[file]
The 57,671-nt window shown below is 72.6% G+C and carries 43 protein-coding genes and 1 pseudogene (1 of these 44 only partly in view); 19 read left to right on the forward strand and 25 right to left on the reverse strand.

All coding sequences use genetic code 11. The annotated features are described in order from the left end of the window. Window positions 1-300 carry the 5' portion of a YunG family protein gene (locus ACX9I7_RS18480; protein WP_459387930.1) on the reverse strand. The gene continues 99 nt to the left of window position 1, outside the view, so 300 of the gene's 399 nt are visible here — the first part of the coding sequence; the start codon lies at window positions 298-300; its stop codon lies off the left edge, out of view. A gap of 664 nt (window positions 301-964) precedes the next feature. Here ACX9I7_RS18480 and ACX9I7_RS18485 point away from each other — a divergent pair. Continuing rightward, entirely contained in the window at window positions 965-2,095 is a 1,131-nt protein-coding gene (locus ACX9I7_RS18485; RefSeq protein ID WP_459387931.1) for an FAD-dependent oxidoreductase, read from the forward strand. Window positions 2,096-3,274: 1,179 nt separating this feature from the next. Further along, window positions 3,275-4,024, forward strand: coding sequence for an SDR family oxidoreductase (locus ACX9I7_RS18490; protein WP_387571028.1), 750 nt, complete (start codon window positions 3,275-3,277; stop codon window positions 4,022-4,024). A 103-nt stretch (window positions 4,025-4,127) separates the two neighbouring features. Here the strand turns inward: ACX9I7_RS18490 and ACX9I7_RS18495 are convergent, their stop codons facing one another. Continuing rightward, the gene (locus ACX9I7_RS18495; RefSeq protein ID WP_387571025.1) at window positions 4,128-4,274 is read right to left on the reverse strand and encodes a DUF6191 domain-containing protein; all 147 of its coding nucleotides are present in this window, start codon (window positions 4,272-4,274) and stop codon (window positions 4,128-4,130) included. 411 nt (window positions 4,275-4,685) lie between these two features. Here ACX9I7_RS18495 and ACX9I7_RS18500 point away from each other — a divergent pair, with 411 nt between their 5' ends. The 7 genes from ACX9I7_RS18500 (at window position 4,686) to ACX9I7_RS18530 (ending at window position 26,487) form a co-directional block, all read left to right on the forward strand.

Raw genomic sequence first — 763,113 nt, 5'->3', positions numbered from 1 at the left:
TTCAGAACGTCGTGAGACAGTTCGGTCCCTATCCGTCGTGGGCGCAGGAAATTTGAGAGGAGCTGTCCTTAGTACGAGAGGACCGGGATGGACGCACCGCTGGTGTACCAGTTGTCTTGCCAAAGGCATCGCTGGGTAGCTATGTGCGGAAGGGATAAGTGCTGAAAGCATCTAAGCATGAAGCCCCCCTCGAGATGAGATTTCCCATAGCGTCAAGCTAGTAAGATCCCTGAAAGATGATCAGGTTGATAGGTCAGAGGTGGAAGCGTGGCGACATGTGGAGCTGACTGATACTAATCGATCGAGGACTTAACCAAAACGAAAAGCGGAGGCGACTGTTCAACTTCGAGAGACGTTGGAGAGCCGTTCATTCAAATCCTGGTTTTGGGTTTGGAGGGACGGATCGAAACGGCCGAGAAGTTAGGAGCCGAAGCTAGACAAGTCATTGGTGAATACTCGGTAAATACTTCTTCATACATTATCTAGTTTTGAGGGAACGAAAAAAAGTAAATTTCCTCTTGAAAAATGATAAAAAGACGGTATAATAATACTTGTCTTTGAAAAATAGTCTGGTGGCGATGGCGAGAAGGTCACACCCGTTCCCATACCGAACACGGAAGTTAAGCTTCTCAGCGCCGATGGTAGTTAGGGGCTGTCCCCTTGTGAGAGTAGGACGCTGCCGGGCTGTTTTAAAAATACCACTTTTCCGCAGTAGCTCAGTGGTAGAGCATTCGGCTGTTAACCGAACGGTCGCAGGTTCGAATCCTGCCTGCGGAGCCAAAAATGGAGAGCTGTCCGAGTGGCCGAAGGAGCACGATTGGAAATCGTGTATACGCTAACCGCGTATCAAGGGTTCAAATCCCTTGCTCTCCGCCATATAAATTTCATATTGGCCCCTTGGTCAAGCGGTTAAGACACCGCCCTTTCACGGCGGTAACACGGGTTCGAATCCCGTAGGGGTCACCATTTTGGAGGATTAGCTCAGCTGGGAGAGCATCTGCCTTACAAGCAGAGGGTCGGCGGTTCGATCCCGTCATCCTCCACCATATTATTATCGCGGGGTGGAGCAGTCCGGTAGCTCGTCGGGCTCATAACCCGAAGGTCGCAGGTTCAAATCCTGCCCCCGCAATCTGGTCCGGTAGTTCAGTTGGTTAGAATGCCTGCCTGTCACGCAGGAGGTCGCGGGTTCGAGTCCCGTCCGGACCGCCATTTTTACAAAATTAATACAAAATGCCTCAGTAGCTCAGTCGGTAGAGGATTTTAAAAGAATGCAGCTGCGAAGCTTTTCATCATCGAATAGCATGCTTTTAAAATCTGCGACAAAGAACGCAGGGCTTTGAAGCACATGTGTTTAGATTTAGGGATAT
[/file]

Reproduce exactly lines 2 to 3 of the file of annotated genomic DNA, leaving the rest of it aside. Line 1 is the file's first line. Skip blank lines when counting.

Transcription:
All coding sequences use genetic code 11. The annotated features are described in order from the left end of the window. Window positions 1-300 carry the 5' portion of a YunG family protein gene (locus ACX9I7_RS18480; protein WP_459387930.1) on the reverse strand. The gene continues 99 nt to the left of window position 1, outside the view, so 300 of the gene's 399 nt are visible here — the first part of the coding sequence; the start codon lies at window positions 298-300; its stop codon lies off the left edge, out of view. A gap of 664 nt (window positions 301-964) precedes the next feature. Here ACX9I7_RS18480 and ACX9I7_RS18485 point away from each other — a divergent pair. Continuing rightward, entirely contained in the window at window positions 965-2,095 is a 1,131-nt protein-coding gene (locus ACX9I7_RS18485; RefSeq protein ID WP_459387931.1) for an FAD-dependent oxidoreductase, read from the forward strand. Window positions 2,096-3,274: 1,179 nt separating this feature from the next. Further along, window positions 3,275-4,024, forward strand: coding sequence for an SDR family oxidoreductase (locus ACX9I7_RS18490; protein WP_387571028.1), 750 nt, complete (start codon window positions 3,275-3,277; stop codon window positions 4,022-4,024). A 103-nt stretch (window positions 4,025-4,127) separates the two neighbouring features. Here the strand turns inward: ACX9I7_RS18490 and ACX9I7_RS18495 are convergent, their stop codons facing one another. Continuing rightward, the gene (locus ACX9I7_RS18495; RefSeq protein ID WP_387571025.1) at window positions 4,128-4,274 is read right to left on the reverse strand and encodes a DUF6191 domain-containing protein; all 147 of its coding nucleotides are present in this window, start codon (window positions 4,272-4,274) and stop codon (window positions 4,128-4,130) included. 411 nt (window positions 4,275-4,685) lie between these two features. Here ACX9I7_RS18495 and ACX9I7_RS18500 point away from each other — a divergent pair, with 411 nt between their 5' ends. The 7 genes from ACX9I7_RS18500 (at window position 4,686) to ACX9I7_RS18530 (ending at window position 26,487) form a co-directional block, all read left to right on the forward strand.

Raw genomic sequence first — 763,113 nt, 5'->3', positions numbered from 1 at the left: